It was only today that I took my children out for Christmas Eve lunch at our local golf country club ( where my son-in-law and son play golf) and they commented on how proud they were of the home I provided for them when they were small during the many years I was a single mother. Have I got great kids or what!?!

I made it a home to the best of my ability and within those tin walls that were sweltering in summer and freezing in winter, there were the sounds of children's laughter while mum told funny stories to her children and we watched funny movies together. I had to have a sense of humour. I just didn't know I had any other choice!

Of course the tin shack is still there, and serves as a reminder of the happy times we shared together in spite of our hardships.

What would you say to someone who is experiencing disappointment after disappointment?

Find beauty in something, anything! Learn about the power of gratitude and how important it is to count one's blessings. Disappointment is usually a result of not attaining something we desire or the result of others not responding the way we had hoped. Don't make this important and certainly not an issue and something to worry about. Once we remove this expectation from others, we find we are no longer disappointed.

Nancy's book, Ticket to Freedom: A Self-Empowerment Guide for Women, is a quick read full of humor, insight, and inspiration. To pick up a copy of her book, or learn more about Nancy Wylde, please visit her website: http://www.nancywylde.com/


Allison Frederick believes that Role Modeling is one of the most effective ways to launch a program, improve a product, and personally achieve a higher level of success and goals. www.AllisonFrederick.com


4 comments:

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I’ve heard about Nancy Wylde seminars from my friend. She really loved it. I’ve also read her book: "Ticket to Freedom: A self-Empowerment Guide Women". I really enjoyed it. My friend always recommends me to go to her seminars. The problem is that I don’t have much time for that. I hope that I’ll have time soon, and I try it. I think these seminars are really helpful for woman. Thank you for this post. I loved reading it.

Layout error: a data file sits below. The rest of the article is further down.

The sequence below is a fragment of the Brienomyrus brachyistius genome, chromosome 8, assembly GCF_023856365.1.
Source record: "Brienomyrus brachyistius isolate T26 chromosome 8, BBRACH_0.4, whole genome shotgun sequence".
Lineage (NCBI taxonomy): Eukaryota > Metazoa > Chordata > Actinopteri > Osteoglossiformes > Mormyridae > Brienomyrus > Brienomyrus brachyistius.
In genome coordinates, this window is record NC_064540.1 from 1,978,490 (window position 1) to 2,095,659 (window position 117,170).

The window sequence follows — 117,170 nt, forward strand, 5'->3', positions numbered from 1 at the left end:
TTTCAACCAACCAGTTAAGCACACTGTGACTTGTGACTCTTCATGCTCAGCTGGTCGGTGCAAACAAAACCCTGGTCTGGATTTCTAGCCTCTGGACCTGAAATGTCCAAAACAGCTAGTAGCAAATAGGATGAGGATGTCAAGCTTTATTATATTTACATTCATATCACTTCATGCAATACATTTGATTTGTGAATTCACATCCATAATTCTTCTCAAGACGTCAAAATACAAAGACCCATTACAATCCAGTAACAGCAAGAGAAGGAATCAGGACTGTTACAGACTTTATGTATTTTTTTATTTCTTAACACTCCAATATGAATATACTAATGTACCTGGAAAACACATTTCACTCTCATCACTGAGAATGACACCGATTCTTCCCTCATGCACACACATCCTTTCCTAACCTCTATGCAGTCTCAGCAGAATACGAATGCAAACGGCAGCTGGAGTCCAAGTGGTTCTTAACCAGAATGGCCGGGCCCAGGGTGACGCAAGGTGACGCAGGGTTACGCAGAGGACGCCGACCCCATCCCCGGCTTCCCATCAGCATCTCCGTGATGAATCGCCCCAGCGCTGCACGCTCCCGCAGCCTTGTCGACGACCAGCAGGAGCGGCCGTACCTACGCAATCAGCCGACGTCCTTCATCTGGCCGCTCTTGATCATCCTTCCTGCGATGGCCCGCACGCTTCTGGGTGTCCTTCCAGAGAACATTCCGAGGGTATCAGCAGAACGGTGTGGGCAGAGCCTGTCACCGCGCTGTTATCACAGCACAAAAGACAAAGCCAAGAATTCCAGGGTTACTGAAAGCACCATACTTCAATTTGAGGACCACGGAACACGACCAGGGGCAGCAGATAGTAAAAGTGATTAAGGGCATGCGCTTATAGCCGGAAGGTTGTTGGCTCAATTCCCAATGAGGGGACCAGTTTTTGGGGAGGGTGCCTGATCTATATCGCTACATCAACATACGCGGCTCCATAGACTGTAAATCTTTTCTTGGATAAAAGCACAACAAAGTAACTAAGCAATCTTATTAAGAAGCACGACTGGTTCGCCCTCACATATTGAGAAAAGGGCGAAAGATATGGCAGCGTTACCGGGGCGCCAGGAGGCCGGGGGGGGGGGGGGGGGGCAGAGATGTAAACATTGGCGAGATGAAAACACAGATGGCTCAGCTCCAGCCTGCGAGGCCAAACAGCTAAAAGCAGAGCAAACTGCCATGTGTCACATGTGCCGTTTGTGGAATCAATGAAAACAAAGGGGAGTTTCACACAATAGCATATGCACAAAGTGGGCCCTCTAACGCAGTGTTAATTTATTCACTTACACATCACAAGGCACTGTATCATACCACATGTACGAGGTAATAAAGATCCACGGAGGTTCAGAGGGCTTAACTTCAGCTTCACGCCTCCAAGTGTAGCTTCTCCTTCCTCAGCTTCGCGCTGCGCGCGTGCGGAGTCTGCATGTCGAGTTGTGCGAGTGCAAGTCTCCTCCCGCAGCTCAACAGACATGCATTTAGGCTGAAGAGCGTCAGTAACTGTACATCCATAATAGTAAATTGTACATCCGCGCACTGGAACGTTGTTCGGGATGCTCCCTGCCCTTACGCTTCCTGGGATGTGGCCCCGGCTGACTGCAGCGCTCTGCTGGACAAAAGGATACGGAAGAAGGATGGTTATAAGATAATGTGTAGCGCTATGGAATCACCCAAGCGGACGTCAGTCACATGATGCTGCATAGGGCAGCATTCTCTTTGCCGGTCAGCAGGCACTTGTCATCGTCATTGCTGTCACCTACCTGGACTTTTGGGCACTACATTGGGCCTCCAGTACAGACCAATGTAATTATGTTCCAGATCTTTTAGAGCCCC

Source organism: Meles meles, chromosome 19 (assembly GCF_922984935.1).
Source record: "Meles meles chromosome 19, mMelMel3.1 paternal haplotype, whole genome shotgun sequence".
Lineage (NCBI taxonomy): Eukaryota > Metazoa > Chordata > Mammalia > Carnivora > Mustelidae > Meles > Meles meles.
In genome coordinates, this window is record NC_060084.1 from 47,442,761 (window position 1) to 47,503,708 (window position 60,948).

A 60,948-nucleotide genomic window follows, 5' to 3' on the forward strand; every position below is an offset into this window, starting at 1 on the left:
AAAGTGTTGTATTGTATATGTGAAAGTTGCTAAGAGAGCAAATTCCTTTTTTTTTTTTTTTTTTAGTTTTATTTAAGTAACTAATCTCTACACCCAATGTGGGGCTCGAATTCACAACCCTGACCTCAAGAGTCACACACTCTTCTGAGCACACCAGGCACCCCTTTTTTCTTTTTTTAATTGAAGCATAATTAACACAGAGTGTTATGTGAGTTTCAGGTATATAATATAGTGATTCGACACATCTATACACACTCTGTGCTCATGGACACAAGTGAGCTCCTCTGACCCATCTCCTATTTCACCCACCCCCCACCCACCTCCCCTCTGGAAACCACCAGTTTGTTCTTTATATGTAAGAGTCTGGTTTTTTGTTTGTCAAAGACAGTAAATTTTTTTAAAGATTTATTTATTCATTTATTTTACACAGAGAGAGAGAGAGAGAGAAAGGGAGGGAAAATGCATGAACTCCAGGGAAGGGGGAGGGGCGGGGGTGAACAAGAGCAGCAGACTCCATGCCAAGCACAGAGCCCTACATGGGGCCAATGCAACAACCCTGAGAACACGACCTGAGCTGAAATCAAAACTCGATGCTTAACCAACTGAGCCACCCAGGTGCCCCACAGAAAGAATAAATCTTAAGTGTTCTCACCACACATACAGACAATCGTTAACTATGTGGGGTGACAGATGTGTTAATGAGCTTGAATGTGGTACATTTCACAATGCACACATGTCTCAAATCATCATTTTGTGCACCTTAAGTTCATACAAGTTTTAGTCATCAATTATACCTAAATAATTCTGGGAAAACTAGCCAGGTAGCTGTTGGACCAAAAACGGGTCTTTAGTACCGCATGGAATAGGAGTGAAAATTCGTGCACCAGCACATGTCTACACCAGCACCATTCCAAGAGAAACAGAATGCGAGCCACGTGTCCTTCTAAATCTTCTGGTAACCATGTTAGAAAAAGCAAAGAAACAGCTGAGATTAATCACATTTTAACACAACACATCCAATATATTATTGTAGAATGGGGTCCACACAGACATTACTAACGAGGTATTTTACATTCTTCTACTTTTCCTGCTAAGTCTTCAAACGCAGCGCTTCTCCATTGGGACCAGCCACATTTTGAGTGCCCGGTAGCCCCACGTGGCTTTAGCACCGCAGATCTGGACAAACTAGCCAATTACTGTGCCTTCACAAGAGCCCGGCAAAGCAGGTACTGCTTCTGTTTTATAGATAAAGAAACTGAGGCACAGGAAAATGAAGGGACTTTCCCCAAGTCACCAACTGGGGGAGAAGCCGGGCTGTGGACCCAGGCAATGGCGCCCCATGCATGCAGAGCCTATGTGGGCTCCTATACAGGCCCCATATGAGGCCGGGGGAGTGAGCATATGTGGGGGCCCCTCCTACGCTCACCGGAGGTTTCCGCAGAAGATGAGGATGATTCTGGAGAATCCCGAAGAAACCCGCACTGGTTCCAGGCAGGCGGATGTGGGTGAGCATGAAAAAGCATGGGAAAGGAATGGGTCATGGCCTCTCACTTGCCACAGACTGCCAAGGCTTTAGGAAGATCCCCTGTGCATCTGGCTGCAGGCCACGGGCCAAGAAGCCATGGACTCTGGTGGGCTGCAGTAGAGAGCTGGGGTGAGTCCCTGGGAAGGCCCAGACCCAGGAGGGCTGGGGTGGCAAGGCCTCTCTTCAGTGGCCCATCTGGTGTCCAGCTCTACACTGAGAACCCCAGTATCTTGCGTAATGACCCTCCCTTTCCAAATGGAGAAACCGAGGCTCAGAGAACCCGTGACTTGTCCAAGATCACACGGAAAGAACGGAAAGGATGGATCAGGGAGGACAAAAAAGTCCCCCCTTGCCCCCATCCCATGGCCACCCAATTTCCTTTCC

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Duane Smith said...

Women are truly empowered by public speaking.

My name is Duane Smith. I am a public speaking professor, and speech coach at Los Angeles Valley College. Not only do strong minority women make up the majority of our campus (60% female – 40% male), but I am blessed with not only a brilliant wife, Fleur, but four wonderful daughters, Sierra 6, Skylar 5, Savannah 3, and Scarlet 2! Women’s issues are of great importance to me.

During my undergraduate studies I was awarded a scholarship to Northern Arizona University for public speaking. While competing nationally and internationally for NAU, my two most successful speeches were focused on two of the greatest atrocities being faced by women still to this day. In 1994, while competing at the International Forensics Association (IFA) International Public Speaking Championship Tournament held in Munich Germany, I was awarded first place for persuasive speaking. I spoke about, “The Need to Officially Recognize Rape as a War Crime.” And in 1995, at the Interstate Oratory (U.S. National Championship Tournament for Persuasive Speaking), I placed 7th in the nation for a speech about a little known at the time disease called “HPV: Human Papillomavirus.” The speech was later published by the IFA.

Now as a father of four future women, I am even more vested in women’s issues, which is why your organization caught my attention.

I am a tenured, full time college professor. And I coach one of the most successful college speech teams in the United States. In 2008, my national championship claiming team’s roster mirrored the school’s gender stats with 6 young women, and 4 young men. I am also the CEO and founder of Empowering Speech. Additionally, I have over a decade of experience teaching public speaking to English-as-a-second-language-speakers. My history, services, and testimonies can be viewed at empoweringspeech.com. I am always looking for new challenges and opportunities to serve where there is a need.

Duane Smith
empoweringspeech.com